Ask Jane

by Maria on August 27, 2005

As I was sucking back my daily dose of Starbucks and Ask Amy this morning and feeling amiably distant from all things European, I came across a problem that Amy described as Dickensian. The dilemma – a comfortably-off American couple with no grandchildren who wish to lavish affection and a college fund on their cleaner’s daughter – is in fact more accurately in the mode of Jane Austen. Then, scrolling down the page, I found another letter to Amy from no less a personage than the president of the Jane Austen Society of North America who congratulated Amy for recommending Emma to a previous reader. If Amy had taken her own advice, and read Mansfield Park before she advised the petitioning would-be grandmother to get counseling, she might have answered differently.

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“Able Danger” and data mining

by Henry Farrell on August 27, 2005

“Laura Rozen”: on revelations that Able Danger contractors lost their jobs after fingering Condoleeza Rice and William Perry as part of a web of relationships between China and US defence/security types.

bq. Able Danger’s data mining results seemed more all over the board, a kind of tinfoil hat producing adventure better left to freepsters and google?

Not necessarily so. There’s a lot of confusion about what data mining can and cannot do. Both its proponents (who want to get fundng for it), and its opponents (who want to conjure up images of Big Brother) have an interest in hyping up its capabilities. The fact that Able Danger or other data mining programs may throw up false positives doesn’t mean that data mining isn’t potentially useful. The _most_ that data mining can do (and should be expected to do) is sometimes to highlight interesting and non-obvious relationships that might otherwise have escaped people’s attentions. In the words of Mary DeRosa’s “CSIS report”: on data mining and counter-terrorism (the best thing I’ve read on the topic), data mining may provide a set of ‘power tools’ for law enforcement and intelligence, which may suggest interesting further lines of investigation. Inevitably, however, it’s going to provide a lot of entirely spurious leads (indeed, if it doesn’t provide some dead-ends, its filters are probably set too narrowly). Thus, it shouldn’t be treated as providing smoking gun evidence the one way or the other – all that it does is to analyse sets of relationships in a network of actors, and highlight some relationships that might otherwise have been non-obvious.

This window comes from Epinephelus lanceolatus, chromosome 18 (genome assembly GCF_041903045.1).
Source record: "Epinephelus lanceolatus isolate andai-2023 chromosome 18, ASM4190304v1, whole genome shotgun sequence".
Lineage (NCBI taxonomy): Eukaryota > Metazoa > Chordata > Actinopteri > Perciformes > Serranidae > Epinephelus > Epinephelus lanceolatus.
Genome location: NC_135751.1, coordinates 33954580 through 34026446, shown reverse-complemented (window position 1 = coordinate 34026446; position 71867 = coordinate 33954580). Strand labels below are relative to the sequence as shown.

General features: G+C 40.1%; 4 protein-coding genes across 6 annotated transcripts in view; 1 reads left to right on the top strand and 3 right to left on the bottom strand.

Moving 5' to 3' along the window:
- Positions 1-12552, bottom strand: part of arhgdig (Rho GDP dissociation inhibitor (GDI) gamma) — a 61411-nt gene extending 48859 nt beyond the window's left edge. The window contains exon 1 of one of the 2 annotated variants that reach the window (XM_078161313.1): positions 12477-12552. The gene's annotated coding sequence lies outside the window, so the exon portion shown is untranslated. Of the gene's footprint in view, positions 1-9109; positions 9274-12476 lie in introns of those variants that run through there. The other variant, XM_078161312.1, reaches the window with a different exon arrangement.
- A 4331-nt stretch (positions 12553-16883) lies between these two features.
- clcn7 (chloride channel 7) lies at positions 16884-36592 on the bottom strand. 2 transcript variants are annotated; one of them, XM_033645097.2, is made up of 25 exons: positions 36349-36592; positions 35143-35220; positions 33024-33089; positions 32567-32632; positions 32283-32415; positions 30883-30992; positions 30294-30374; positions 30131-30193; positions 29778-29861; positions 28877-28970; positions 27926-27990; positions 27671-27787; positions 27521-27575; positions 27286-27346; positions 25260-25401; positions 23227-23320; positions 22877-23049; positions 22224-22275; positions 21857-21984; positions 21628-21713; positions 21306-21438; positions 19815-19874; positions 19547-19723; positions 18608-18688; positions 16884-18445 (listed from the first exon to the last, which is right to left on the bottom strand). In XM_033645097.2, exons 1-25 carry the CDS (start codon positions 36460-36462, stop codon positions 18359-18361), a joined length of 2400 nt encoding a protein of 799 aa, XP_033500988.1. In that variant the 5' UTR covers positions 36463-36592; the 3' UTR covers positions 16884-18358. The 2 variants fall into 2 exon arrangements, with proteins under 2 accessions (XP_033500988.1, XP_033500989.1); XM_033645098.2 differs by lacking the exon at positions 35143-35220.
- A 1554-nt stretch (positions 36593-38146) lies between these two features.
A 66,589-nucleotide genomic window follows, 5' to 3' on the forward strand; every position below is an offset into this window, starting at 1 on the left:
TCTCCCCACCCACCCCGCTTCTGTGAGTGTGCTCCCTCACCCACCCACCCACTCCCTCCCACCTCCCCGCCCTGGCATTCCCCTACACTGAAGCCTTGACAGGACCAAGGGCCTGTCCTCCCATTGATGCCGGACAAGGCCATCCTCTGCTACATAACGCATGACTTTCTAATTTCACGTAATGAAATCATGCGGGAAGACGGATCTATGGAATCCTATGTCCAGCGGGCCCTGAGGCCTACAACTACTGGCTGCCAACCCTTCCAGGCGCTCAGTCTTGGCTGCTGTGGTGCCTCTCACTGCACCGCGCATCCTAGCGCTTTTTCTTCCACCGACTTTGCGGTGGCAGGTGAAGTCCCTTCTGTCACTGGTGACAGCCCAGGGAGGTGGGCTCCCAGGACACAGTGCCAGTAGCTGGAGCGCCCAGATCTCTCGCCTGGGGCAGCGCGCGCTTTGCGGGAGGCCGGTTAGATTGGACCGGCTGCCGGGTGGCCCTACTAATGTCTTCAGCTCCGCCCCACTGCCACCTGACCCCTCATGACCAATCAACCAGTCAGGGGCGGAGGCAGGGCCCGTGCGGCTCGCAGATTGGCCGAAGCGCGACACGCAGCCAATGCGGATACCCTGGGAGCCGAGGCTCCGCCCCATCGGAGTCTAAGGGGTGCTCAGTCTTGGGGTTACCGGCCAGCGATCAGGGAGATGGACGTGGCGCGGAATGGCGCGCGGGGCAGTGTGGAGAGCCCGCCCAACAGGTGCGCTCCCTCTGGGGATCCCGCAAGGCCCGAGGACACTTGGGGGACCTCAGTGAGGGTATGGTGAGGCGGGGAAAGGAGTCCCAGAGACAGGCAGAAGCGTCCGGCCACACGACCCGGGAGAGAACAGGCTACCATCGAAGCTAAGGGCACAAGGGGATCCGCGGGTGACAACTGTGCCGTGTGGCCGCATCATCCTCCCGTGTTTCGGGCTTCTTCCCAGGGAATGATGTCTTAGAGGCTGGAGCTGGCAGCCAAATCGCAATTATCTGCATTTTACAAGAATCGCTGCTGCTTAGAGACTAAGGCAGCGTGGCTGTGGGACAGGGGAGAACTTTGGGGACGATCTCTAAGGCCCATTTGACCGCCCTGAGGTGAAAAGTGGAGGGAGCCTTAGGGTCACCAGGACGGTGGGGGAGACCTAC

So the important question isn’t whether Able Danger and related programs came up with some network connections that seemed on the face of it to be ridiculous (although in the unlikely event that the Able Danger people portrayed Rice as some class of a Manchurian candidate it would obviously be a serious problem). In order to figure out the underlying merits and defects of Able Danger, we’d need to have a lot more information than seems to be publicly available at the moment. How good was Able Danger _overall_ at filtering out the wheat from the chaff? What was the overall ratio of false positives to genuine positives? Was the data mining exercise that spat out Atta’s name (assuming that the Able Danger people are telling the truth) one of a whole bunch of data mining exercises, most of which came up with garbage? Did the specific exercise that came up with Atta’s name highlight him as playing a central role in the network, or at least a role that merited further investigation, or did it have him on the periphery of the network? At the moment, we simply don’t know enough to evaluate – instead, we seem to be in a wilderness of mirrors, with “conflicting leaks”: from pro- and anti-Able Danger types, all with their own agendas. The quick take as best as I can make out – if Able Danger singled out Atta as one of a small group of individuals who merited substantial further investigation, then the Pentagon has a problem. If Atta’s name was one of hundreds or thousands, the rest of whom were mostly false positives, or if the network analysis didn’t highlight Atta as someone who merited further investigation, then the Pentagon’s decision to close down the program is far more easily defensible _ex post_.

Robert Trivers

by Chris Bertram on August 27, 2005

Don’t miss the “Guardian’s profile of evolutionary biologist Robert Trivers”:,12084,1556482,00.html . A nervous breakdown after reading too much Wittgenstein, friendship with Huey Newton of the Black Panthers and the following priceless comment on Richard Dawkins: “My first wife, a wonderful woman, used to refer to Dick as the Selfish Gene, just because of the way he acts. ” Definitely worth a look.